Fast-track Legislation: Constitutional Implications and Safeguards - Constitution Committee Contents


I have read your Committee's report on the Northern Ireland Bill and I thought it would be helpful to you and your Committee members if I explained why the Government has asked Parliament to expedite the bill's passage.

The Government made clear, in bringing forward the Northern Ireland (Miscellaneous Provisions) Bill in 2006 that it was committed to ensuring that, when the Assembly was ready to ask for the transfer of policing and justice powers, the necessary enabling legislation would be in place. This commitment was further strengthened by the St Andrews Agreement reached later that year.

On 18 November 2008, the Northern Ireland First Minister and deputy First Minister wrote to the Assembly and Executive Review Committee (AERC) of the Northern Ireland Assembly to say that they had reached agreement on a way forward to the completion of devolution. In January this year, the Committee reported on its deliberations on the devolution of policing and justice powers and the Assembly agreed the report on a cross-community vote. The agreement and the subsequent report of the AERC contained a number of recommendations on the shape of the post-devolution framework for the administration of policing and justice in Northern Ireland.

The Northern Ireland Bill is intended to give effect to those elements of the November statement and the AERC report that require primary legislation. Of course, the Bill does not provide for when devolution will happen, nor does it provide for what is to devolve - both of these still require further consideration by the Assembly and ultimately by Parliament.

However, given the undertakings we made at the time of the 2006 legislation, both before and after the St Andrews Agreement, the Government remains committed to ensuring that the necessary legislation is in place to enable the process to move as quickly as the Assembly wants it to. It is, in my view, absolutely critical that it is not the UK Government or Westminster that is seen to be delaying progress on the arrangements for devolution that the Government undertook to make.

The bill will enable the possibility of an early resolution to the issue of the devolution of policing and justice. It is not, however, the final step in the process of achieving devolution of policing and justice. The next stage would be a Bill in the Assembly to establish the Department of Justice. Then the Assembly would need to pass a resolution to request the transfer of responsibility for policing and justice. Finally, Parliament would consider a series of Orders in Council to effect the transfer of powers. To leave open the possibility of completing these steps during the period between now and the summer recess (which includes a purdah period for the European elections) it is necessary for the Northern Ireland Bill to receive Royal Assent by mid March. It would not have been possible to publish the Bill in draft or make it subject to pre-legislative scrutiny in Parliament and meet this timescale.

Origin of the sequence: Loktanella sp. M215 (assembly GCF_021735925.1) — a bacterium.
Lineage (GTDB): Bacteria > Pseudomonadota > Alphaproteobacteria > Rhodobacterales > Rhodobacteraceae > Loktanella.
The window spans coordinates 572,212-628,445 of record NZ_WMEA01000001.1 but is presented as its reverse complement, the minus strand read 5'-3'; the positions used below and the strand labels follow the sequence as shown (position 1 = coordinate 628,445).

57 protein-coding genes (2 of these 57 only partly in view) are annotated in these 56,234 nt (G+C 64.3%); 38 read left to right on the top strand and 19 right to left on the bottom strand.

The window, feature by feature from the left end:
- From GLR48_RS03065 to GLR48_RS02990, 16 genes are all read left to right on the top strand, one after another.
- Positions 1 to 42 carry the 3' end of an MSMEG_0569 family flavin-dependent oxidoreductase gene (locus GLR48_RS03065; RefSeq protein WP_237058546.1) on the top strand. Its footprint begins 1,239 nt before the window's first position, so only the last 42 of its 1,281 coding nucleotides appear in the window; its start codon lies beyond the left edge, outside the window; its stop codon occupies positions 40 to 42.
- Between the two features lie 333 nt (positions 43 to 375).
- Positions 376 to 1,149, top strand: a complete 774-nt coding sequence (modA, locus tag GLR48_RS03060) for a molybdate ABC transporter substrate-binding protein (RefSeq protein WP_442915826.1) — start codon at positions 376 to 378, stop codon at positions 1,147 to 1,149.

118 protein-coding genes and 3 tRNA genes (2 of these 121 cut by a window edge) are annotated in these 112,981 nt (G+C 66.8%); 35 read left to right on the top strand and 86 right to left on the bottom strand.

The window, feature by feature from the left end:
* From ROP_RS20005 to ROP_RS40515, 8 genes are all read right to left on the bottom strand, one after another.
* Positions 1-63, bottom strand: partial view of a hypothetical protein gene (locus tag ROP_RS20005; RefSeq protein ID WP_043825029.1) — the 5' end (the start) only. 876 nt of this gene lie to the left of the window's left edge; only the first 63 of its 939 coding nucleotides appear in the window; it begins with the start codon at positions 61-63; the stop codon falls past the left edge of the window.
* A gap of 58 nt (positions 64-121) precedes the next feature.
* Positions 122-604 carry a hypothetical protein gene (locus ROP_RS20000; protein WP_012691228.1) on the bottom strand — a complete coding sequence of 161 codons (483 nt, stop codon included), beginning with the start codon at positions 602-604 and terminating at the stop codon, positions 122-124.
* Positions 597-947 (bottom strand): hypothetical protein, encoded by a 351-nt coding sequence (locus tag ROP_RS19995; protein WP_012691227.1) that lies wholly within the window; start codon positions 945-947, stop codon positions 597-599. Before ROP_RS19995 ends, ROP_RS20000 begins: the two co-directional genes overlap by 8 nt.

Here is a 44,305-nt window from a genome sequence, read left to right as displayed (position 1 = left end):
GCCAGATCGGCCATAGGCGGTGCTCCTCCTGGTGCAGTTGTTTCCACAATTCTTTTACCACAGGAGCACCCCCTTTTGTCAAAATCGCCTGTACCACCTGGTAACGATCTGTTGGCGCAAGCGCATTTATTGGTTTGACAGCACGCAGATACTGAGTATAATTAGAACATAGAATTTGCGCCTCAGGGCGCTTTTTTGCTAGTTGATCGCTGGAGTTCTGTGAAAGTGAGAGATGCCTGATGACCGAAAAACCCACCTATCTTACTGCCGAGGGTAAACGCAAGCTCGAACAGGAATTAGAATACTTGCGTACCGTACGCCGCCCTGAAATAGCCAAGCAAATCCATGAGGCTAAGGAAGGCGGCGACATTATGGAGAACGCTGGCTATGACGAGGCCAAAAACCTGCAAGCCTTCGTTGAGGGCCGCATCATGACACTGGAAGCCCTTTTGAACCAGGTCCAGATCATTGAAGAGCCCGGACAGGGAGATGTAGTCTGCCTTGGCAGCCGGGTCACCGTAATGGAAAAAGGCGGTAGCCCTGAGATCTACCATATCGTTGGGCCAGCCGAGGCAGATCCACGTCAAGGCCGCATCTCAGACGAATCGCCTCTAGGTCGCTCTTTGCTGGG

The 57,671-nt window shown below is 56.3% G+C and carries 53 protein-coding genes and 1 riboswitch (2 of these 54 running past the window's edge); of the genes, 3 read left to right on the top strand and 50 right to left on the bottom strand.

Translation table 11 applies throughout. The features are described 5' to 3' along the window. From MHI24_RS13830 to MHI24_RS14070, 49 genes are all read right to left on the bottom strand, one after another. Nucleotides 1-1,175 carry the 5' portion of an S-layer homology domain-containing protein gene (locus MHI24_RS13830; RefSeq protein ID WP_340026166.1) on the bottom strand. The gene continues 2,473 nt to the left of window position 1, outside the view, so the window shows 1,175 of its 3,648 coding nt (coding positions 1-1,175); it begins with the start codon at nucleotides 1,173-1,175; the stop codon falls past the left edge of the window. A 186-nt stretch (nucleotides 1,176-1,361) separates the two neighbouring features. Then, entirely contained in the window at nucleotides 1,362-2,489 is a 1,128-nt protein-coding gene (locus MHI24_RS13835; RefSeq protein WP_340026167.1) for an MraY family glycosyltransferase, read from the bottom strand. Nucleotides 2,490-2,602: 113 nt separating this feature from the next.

The report also questions, in the context of the draft Constitutional Renewal Bill published in 2008, whether the Prime Minister should have a role in senior judicial appointments and removals processes. The provisions in the Northern Ireland Bill are essentially to remove the post-devolution role of the First Minister and deputy First Minister in these processes, which are set out in the Justice (Northern Ireland) Act 2002, and to transfer these functions to the Northern Ireland Judicial Appointments Commission. However, both the legislation under which appointments and removals are currently governed (the Judicature (Northern Ireland) Act 1978) and the 2002 Act provide significant roles for the Prime Minister. The Northern Ireland Bill does not substantively change the role of the Prime Minister as set out in the 1978 and 2002 Acts. The Prime Minister also has a comparable role in Scotland under the Scotland Act 1998.

The provisions on the 2002 Act that deal with senior judicial appointments and removals were based on the recommendations of the Criminal Justice Review, which envisaged a specific role for the Prime Minister. The Criminal Justice Review, published in March 2000, was the most important and far-reaching survey of criminal justice in Northern Ireland in over 30 years and flowed from the Belfast (Good Friday) Agreement.

The key recommendations are as follows:


For the appointment of the Lord Chief Justice and Lord Justices of Appeal, responsibility for making recommendations to Her Majesty The Queen would lie with the Prime Minister, as now, but on the basis of recommendations from the First Minister and the Deputy First Minister. [para. 6.96]

Recommendation 103 TENURE

We endorse the current arrangements that give full-time judges and magistrates tenure during good behaviour until a statutory retirement age. [para. 6.136]

The Northern Ireland Bill does provide for a change to this process, in that the First and deputy First Minister will no longer have a role. This change was part of the agreement of the First and deputy First Minister of 18 November last year. Any further change to the appointments or removals processes would be outside the scope of that agreement. I am not, therefore, minded to alter the Prime Minster's role at this time.

I hope that this provides a helpful exposition of the Government's position on these issues. I am pleased that Sir Jonathan Phillips, Permanent Secretary of the NIO and his predecessor, Sir Joseph Pilling, are appearing before your Committee on 18 March. I know that they will be able to give the Committee a helpful insight into the history of urgent Northern Ireland legislation.

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